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  • Laurie Teixeira and Jari de Jesus

Surrender: The Art of Letting Go

Many of us have trouble letting go. Our minds are naturally controlling, with the stated goal of keeping us safe, making us happy, and improving our lives. We go to great lengths and what seems like an endless effort to design our lives so that we have the experiences we want and avoid the ones we don't.

When we don't like the way things are, our minds will actively work to eliminate, avoid, or alter that which is in the way. It occurs for a variety of reasons. The first reason is fear. Fear of not having any control over our lives. This leads us to control things because of what we think will happen if we don't. Second, it's the effect of being set on a particular outcome, one that we're already predetermined to believe will serve our best interests.

However, this way of life isn't sustainable and rarely produces desirable results. Life is too fleeting for you to ever have a firm hold on it. Consequently, you worry, put things off, feel hurt, become depressed or anxious, become angry or frustrated, and lash out or complain.

The answer? Learning how to surrender.

Surrender: What Does It Really Mean?

The essence of all spiritual practice is surrender. So what exactly does it means? Unfortunately, the concept of surrender is often reduced to a few platitudes about "letting go" and then utilized as a form of self-help advice. But because of our confusion, because we strive to surrender logically, just as we do with everything else, we strip surrender of its miraculous quality.

When we surrender, we give up the illusion of controlling the environment and shaping it to our liking while simultaneously shielding ourselves from anything that makes us unhappy. And instead, chilling out, embracing, and even succumbing to the fluidity and unpredictability of this universe.

If we surrender, we allow ourselves to be at peace with the ever-changing conditions. We relax our grip on the reins and look out kindly on the wondrous and miraculous world as it is.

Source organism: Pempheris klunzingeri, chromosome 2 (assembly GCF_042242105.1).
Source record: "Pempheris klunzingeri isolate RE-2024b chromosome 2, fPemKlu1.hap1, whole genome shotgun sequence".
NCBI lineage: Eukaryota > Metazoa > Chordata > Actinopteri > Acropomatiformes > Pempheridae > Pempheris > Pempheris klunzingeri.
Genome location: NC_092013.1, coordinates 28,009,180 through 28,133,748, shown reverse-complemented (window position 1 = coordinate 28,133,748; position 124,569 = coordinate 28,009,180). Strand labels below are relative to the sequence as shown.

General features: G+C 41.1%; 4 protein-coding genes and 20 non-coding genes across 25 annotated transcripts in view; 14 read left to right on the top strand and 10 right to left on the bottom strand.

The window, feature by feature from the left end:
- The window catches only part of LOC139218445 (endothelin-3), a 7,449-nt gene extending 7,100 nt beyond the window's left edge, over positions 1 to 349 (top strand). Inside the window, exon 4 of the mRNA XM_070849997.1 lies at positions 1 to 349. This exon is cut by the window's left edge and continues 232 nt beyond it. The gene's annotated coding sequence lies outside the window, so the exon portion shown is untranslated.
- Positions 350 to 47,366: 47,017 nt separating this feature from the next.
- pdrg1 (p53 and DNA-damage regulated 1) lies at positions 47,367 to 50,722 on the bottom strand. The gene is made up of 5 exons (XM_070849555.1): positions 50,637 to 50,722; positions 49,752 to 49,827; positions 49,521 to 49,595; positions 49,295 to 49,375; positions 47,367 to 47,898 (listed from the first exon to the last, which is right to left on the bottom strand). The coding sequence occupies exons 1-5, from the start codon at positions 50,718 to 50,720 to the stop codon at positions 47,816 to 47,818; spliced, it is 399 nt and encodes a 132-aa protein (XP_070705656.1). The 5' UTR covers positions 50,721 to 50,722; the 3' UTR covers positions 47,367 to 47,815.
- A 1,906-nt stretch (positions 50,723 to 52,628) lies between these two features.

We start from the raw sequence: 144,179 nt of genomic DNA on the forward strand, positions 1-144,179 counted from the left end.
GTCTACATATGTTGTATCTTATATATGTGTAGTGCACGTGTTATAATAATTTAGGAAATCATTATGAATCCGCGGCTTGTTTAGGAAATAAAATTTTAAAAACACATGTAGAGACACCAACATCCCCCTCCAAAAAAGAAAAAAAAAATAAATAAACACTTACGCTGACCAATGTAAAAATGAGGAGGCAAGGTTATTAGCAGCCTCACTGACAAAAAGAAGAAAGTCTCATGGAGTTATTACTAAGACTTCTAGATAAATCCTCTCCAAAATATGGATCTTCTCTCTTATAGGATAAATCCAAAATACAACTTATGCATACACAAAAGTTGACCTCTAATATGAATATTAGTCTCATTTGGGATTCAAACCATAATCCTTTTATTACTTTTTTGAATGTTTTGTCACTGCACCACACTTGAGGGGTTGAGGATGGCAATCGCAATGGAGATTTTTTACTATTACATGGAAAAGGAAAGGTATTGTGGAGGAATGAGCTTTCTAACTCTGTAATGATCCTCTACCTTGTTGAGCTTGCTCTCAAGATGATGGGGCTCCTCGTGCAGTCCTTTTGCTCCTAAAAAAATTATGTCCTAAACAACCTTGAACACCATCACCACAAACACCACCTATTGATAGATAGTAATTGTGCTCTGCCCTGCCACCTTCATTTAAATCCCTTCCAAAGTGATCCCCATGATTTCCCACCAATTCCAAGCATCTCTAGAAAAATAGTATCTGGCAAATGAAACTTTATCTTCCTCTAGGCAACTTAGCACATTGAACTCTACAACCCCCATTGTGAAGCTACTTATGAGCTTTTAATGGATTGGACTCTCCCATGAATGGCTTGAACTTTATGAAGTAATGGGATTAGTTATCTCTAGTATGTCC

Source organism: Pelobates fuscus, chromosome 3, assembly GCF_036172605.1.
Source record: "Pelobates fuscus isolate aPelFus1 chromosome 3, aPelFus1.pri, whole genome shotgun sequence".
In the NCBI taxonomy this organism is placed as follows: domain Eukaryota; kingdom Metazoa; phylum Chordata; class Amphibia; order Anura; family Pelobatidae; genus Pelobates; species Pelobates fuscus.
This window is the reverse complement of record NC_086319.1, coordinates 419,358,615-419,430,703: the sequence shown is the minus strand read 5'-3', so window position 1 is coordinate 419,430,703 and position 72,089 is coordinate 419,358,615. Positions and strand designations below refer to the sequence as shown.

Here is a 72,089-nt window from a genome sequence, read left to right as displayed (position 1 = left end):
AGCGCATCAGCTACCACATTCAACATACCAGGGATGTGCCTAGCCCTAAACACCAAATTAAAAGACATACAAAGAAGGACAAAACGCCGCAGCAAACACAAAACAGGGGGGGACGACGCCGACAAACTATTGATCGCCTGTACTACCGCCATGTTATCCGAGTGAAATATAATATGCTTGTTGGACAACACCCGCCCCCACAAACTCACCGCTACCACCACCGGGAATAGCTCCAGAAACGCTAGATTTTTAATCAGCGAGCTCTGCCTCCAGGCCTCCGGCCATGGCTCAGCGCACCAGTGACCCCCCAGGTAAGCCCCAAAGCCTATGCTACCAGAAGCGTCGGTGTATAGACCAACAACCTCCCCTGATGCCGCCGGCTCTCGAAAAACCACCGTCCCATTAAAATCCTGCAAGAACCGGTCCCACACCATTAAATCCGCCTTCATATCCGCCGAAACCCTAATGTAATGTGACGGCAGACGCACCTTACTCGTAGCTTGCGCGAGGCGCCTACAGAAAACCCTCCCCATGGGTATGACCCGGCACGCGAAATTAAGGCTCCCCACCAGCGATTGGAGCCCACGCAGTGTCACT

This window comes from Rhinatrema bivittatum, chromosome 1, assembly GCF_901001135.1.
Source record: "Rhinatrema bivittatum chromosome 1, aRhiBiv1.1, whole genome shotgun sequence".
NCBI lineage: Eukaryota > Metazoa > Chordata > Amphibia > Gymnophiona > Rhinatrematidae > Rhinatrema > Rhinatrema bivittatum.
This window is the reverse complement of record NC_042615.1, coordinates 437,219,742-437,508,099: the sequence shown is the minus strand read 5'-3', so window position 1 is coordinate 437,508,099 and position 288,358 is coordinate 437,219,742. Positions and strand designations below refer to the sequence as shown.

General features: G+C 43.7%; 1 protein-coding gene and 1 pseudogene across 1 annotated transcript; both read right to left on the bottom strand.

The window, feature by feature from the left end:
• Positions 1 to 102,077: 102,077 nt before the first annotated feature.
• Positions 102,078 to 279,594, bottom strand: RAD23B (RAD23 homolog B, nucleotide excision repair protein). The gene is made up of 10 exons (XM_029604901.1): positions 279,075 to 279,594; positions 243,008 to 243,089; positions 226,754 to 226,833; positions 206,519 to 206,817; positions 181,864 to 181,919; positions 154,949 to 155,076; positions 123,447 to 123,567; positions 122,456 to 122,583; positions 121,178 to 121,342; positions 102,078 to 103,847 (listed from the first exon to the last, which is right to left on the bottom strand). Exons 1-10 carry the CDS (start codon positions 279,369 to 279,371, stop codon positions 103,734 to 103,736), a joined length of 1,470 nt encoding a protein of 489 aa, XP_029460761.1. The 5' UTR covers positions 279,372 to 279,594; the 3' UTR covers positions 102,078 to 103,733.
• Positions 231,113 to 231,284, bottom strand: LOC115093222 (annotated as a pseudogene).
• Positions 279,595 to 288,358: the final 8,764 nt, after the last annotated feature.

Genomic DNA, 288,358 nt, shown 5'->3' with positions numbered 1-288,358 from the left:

To practice surrender is not to abdicate responsibility for one's life or to stop making plans for the future. You won't lose all sense of direction in life if you surrender, either. You can practice surrendering while continuing to take the initiative in your life.

It is more about relinquishing one's will, or ego, to the wisdom and perfect timing of one's soul, or true self, that lies at the heart of true surrender. The focus here should be on training the ego to work in service of the real you rather than the other way around.

When we surrender, we stop worrying about how our actions and choices will turn out. We acknowledge that it is possible to take every reasonable step and still fall short. As we flip the findings around, we are miraculously given a new perspective on the here and now.

When our actions, words, and creations aren't directed toward molding the future or achieving a specific outcome, we are free to enter the here and now and take each moment for what it is.

By letting go of the outcomes of our actions, we are free to focus on how we feel and what we are experiencing right now. Since this particular moment is all we ever really have control over, we might as well pay attention to it.